Posted by Robert Half on Thursday, October 29, 2015 - 07:30 | Follow me
The nonverbal communication you display in the workplace can significantly affect how you are perceived. Here’s how to send the right signals.
“Thanks so much for your time and help.” Imagine a coworker smiling as he expresses his gratitude, shaking your hand firmly and looking you directly in the eyes. Now imagine him speaking those same words while he diverts his gaze and shoves his hands in his pockets. The verbal message hasn’t changed, but the nonverbal cues tell a much different story.
The bottom line is that it’s not just what you say at work that matters. The nonverbal signals you send also communicate a great deal to your boss and colleagues. While your verbal and written communication abilities are clearly important, your nonverbal communication in the workplace also can impact your career prospects. Help your cause by taking these tips:
Mind your movement and mannerisms
Eye contact, which conveys engagement, is arguably the most critical nonverbal cue. But your posture speaks volumes too. A straight back and lifted chin demonstrates confidence, while hunched shoulders and a bowed head suggests timidity.
Be mindful of your mannerisms during meetings, especially if you’re feeling bored, irritated or anxious. Toying with jewelry, squirming in your seat, excessively pointing and constantly checking your watch or glancing at your phone can all be seen as distracting, annoying or even disrespectful. What do you do with your hands? Heed the advice of communication expert Kelly Decker, president of Decker Communications, for how to use your gestures to your advantage.
Watch your tone
Your speaking style matters just as much as the words you speak. Inflection, volume and the speed at which you talk can make or break your message. Depending on how you say something, you can either come across as grateful or sarcastic, assured or worried, eager or reluctant.
For example, upspeak — the practice of speaking in a rising tone of apology or questioning — is particularly problematic and it can undermine your message by telling listeners that you’re nervous or uncertain. If you feel your speaking style could be limiting your career, consider working with a mentor or even a private voice coach.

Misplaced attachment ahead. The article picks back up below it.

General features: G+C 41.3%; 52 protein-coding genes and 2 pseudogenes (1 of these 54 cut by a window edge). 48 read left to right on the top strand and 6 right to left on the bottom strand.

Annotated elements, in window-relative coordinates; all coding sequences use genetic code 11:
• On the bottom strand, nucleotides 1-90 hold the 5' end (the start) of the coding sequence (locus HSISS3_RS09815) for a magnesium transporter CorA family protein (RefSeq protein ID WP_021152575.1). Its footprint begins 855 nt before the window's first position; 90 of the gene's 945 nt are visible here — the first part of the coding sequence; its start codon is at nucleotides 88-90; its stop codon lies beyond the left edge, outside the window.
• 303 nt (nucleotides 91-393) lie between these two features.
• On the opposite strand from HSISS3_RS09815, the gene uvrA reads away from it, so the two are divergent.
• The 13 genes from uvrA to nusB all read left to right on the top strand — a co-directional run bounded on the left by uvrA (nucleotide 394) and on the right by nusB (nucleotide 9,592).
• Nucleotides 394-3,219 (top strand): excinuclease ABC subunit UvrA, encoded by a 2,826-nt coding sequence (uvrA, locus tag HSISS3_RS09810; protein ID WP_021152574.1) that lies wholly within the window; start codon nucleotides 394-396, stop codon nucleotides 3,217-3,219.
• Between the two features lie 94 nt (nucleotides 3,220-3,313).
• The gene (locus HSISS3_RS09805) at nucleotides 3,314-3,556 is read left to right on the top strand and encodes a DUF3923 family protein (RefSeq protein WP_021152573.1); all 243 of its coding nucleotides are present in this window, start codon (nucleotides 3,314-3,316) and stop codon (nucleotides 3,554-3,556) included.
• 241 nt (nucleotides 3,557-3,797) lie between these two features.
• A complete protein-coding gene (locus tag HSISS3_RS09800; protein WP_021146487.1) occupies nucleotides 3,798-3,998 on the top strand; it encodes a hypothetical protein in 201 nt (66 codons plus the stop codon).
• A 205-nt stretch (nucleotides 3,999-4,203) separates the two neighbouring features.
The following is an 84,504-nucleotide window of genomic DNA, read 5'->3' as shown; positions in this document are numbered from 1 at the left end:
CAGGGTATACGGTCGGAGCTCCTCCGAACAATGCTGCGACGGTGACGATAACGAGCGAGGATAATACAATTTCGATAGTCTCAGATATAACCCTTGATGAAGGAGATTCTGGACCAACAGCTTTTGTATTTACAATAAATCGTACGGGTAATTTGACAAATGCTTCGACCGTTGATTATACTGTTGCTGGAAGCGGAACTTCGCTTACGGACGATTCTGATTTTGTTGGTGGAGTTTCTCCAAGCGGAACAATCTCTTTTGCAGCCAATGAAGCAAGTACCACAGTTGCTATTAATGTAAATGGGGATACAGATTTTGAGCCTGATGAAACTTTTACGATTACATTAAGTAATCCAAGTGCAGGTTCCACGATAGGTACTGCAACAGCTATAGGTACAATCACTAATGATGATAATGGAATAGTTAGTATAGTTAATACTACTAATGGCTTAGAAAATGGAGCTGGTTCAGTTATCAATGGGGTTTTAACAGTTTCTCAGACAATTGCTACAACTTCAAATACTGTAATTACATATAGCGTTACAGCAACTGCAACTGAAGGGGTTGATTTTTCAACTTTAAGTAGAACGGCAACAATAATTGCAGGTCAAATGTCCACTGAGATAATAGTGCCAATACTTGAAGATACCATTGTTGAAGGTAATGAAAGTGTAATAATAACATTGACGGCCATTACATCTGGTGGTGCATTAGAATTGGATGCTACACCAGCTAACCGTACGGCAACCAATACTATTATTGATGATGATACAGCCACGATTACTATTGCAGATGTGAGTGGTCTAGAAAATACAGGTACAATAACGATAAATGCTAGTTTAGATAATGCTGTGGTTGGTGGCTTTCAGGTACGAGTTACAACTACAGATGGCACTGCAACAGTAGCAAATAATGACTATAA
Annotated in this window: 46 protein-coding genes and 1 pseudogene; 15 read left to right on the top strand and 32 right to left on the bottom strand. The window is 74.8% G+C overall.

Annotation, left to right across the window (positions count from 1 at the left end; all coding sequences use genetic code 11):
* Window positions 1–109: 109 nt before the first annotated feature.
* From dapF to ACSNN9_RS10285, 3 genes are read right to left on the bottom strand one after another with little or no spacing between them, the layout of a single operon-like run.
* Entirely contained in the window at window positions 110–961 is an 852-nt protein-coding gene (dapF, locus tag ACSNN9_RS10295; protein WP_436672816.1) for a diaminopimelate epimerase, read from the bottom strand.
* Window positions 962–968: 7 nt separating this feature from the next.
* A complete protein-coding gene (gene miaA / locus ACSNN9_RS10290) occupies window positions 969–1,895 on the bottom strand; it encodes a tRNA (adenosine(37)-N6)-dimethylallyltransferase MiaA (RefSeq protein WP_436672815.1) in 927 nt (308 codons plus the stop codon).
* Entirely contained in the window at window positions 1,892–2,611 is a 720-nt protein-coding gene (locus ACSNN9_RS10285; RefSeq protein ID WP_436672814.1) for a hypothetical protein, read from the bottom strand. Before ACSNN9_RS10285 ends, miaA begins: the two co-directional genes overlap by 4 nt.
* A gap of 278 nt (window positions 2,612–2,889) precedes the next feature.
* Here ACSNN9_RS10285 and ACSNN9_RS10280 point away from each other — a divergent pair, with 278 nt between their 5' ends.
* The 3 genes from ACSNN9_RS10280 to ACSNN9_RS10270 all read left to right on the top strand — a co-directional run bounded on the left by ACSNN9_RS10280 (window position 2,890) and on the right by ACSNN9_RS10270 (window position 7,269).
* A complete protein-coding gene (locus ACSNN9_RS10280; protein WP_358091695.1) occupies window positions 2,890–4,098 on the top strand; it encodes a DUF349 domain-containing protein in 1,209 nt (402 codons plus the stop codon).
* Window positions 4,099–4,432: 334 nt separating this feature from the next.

Pay attention to your appearance
In addition to your eye contact, gestures and tone, your personal appearance is also a big part of your nonverbal communication in the workplace. It signals how seriously you take your job and yourself as a professional. Whether you wear an outfit that’s business-casual or more formal will depend on your work environment. But in all cases, be sure your attire is clean and neatly pressed. And remember that you can dress up any outfit by wearing a smile.
Be attuned to others
Knowing how to read body language is another important part of nonverbal communication in the workplace. When someone is talking to you, be an active listener and give your full attention. When you’re speaking, take note of the listener’s facial expressions and mannerisms so that you can respond appropriately. For example, if a coworker is fidgeting or pointing a foot away it might be time to wrap up the water cooler conversation. If the intern’s brows are furrowed in confusion, pause and ask if she has any questions for you.
Not everyone is a natural master of nonverbal communication in the workplace. But with a little time, effort and focused attention, you can become one.
Job hunting? Your nonverbal language is crucial when interviewing too. For more insights, check out this post: Interview Tips: Keep Nonverbal Communication Cues in Check.